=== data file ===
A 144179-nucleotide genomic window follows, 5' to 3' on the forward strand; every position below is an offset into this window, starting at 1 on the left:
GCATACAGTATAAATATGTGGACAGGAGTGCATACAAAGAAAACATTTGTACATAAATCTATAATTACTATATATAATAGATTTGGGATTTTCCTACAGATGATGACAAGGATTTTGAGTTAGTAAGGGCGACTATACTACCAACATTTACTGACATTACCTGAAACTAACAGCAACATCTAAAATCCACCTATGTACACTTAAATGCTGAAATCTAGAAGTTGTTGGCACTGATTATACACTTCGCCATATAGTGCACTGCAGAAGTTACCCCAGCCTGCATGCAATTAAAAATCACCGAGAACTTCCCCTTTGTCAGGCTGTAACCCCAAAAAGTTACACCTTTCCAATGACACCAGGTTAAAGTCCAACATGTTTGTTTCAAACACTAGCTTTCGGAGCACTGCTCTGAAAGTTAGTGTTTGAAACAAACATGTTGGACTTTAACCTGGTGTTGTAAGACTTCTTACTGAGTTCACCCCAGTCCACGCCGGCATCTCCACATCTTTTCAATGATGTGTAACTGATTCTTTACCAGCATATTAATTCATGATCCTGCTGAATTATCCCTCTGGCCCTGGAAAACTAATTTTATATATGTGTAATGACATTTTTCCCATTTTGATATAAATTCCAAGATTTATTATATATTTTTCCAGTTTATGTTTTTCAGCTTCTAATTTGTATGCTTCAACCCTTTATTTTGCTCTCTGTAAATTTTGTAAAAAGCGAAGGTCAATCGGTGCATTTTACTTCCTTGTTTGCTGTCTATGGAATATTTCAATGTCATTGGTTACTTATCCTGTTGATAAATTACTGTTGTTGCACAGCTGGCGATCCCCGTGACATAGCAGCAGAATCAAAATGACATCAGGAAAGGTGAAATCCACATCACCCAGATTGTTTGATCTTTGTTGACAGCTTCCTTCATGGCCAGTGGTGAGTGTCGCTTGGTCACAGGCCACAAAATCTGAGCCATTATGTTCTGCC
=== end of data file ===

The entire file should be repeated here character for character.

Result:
A 144179-nucleotide genomic window follows, 5' to 3' on the forward strand; every position below is an offset into this window, starting at 1 on the left:
GCATACAGTATAAATATGTGGACAGGAGTGCATACAAAGAAAACATTTGTACATAAATCTATAATTACTATATATAATAGATTTGGGATTTTCCTACAGATGATGACAAGGATTTTGAGTTAGTAAGGGCGACTATACTACCAACATTTACTGACATTACCTGAAACTAACAGCAACATCTAAAATCCACCTATGTACACTTAAATGCTGAAATCTAGAAGTTGTTGGCACTGATTATACACTTCGCCATATAGTGCACTGCAGAAGTTACCCCAGCCTGCATGCAATTAAAAATCACCGAGAACTTCCCCTTTGTCAGGCTGTAACCCCAAAAAGTTACACCTTTCCAATGACACCAGGTTAAAGTCCAACATGTTTGTTTCAAACACTAGCTTTCGGAGCACTGCTCTGAAAGTTAGTGTTTGAAACAAACATGTTGGACTTTAACCTGGTGTTGTAAGACTTCTTACTGAGTTCACCCCAGTCCACGCCGGCATCTCCACATCTTTTCAATGATGTGTAACTGATTCTTTACCAGCATATTAATTCATGATCCTGCTGAATTATCCCTCTGGCCCTGGAAAACTAATTTTATATATGTGTAATGACATTTTTCCCATTTTGATATAAATTCCAAGATTTATTATATATTTTTCCAGTTTATGTTTTTCAGCTTCTAATTTGTATGCTTCAACCCTTTATTTTGCTCTCTGTAAATTTTGTAAAAAGCGAAGGTCAATCGGTGCATTTTACTTCCTTGTTTGCTGTCTATGGAATATTTCAATGTCATTGGTTACTTATCCTGTTGATAAATTACTGTTGTTGCACAGCTGGCGATCCCCGTGACATAGCAGCAGAATCAAAATGACATCAGGAAAGGTGAAATCCACATCACCCAGATTGTTTGATCTTTGTTGACAGCTTCCTTCATGGCCAGTGGTGAGTGTCGCTTGGTCACAGGCCACAAAATCTGAGCCATTATGTTCTGCC